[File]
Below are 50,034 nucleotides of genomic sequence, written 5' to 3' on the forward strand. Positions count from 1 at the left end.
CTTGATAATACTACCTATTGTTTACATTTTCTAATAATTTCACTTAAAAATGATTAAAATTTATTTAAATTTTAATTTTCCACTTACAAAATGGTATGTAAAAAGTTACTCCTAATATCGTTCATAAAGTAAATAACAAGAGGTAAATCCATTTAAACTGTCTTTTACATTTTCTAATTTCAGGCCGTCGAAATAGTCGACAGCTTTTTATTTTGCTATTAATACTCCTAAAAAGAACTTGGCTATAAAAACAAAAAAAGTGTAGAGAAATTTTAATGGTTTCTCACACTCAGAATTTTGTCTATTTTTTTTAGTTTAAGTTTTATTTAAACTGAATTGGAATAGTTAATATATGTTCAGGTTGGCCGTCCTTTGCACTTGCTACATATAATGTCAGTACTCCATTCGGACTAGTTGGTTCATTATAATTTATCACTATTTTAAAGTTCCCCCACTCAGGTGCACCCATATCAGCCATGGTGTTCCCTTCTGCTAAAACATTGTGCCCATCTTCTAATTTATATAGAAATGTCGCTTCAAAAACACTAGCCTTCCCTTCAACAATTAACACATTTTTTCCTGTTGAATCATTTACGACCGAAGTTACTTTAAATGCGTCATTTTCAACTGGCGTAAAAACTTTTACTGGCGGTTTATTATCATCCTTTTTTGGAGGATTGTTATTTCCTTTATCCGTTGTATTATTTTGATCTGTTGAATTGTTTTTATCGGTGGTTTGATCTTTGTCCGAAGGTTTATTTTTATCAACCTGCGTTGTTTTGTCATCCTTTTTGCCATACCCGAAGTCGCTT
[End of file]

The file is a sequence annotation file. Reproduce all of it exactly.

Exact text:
Below are 50,034 nucleotides of genomic sequence, written 5' to 3' on the forward strand. Positions count from 1 at the left end.
CTTGATAATACTACCTATTGTTTACATTTTCTAATAATTTCACTTAAAAATGATTAAAATTTATTTAAATTTTAATTTTCCACTTACAAAATGGTATGTAAAAAGTTACTCCTAATATCGTTCATAAAGTAAATAACAAGAGGTAAATCCATTTAAACTGTCTTTTACATTTTCTAATTTCAGGCCGTCGAAATAGTCGACAGCTTTTTATTTTGCTATTAATACTCCTAAAAAGAACTTGGCTATAAAAACAAAAAAAGTGTAGAGAAATTTTAATGGTTTCTCACACTCAGAATTTTGTCTATTTTTTTTAGTTTAAGTTTTATTTAAACTGAATTGGAATAGTTAATATATGTTCAGGTTGGCCGTCCTTTGCACTTGCTACATATAATGTCAGTACTCCATTCGGACTAGTTGGTTCATTATAATTTATCACTATTTTAAAGTTCCCCCACTCAGGTGCACCCATATCAGCCATGGTGTTCCCTTCTGCTAAAACATTGTGCCCATCTTCTAATTTATATAGAAATGTCGCTTCAAAAACACTAGCCTTCCCTTCAACAATTAACACATTTTTTCCTGTTGAATCATTTACGACCGAAGTTACTTTAAATGCGTCATTTTCAACTGGCGTAAAAACTTTTACTGGCGGTTTATTATCATCCTTTTTTGGAGGATTGTTATTTCCTTTATCCGTTGTATTATTTTGATCTGTTGAATTGTTTTTATCGGTGGTTTGATCTTTGTCCGAAGGTTTATTTTTATCAACCTGCGTTGTTTTGTCATCCTTTTTGCCATACCCGAAGTCGCTT